How Mitt Romney Drove Companies Bankrupt, Raided Pension Funds and Paid Himself Handsomely

by on July 30, 2012 · 10 comments

in American Empire, Economy, History, Popular

by John Lawrence / San Diego Free Press

Mitt Romney’s Bain Capital was very good at making money for Mitt Romney.

At the same time, it loaded companies Bain bought with debt, borrowed even more money to pay dividends to Mitt Romney and destroyed or outsourced lots of jobs. It even raided pension funds. Then Romney turns around and holds himself up as a “successful businessman.”

Sure, he was successful in terms of making money for himself. But this was at the expense of workers who lost their jobs at previously successful companies when they went bankrupt—a debt loaded on them by bank-borrowed money that went directly into Romney’s pocket.

Here’s how a private equity fund such as Bain Capital works: It picks a successful company and then takes it over with a leveraged buyout (LBO). The money borrowed from a bank to pay off the owner or stockholders does not become the debt of Bain Capital. It becomes the debt of the company that was taken over.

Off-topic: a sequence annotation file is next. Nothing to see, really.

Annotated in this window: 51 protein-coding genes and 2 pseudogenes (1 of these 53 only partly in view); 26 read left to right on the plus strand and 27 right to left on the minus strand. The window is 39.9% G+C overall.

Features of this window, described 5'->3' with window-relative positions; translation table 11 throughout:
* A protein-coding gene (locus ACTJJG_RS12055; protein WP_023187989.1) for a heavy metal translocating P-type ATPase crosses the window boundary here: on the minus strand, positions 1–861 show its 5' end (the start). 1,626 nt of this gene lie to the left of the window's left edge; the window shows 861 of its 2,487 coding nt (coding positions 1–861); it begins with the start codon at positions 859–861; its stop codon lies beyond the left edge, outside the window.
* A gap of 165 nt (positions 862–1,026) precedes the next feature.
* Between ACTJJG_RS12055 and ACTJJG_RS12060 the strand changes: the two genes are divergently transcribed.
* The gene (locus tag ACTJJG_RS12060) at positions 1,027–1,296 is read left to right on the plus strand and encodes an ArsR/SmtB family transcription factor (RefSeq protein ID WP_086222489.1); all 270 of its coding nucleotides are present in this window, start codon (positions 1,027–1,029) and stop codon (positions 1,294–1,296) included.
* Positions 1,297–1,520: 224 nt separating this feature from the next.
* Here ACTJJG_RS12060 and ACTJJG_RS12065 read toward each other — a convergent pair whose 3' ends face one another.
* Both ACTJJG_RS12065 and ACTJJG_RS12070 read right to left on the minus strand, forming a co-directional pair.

You might ask, “Why would a bank even loan money to place a company in debt for the purposes of being taken over by Bain Capital which does not even assume the debt?” Well, it’s for the same reason that so many subprime loans were available. The bank does not continue to hold the debt. It offloads it to investors such as pension funds so the bank doesn’t really care. They have no skin in the game.

Why not loan Mitt Romney money to take over companies? There’s good money in those commissions.

Pension funds show up again and again as the fall guys in Wall Street machinations. They are the dumb clucks who keep trying to make up for the fact they are 50% underfunded by entering into sucker bets and losing even more money. And since Romney and Bain do not assume the debt themselves, they don’t care if the overleveraged company goes bankrupt since, if it does, they lose nothing. That company is just a money conduit for Romney since, as soon as they take it over, they have the company borrow even more money in order to pay Romney a dividend.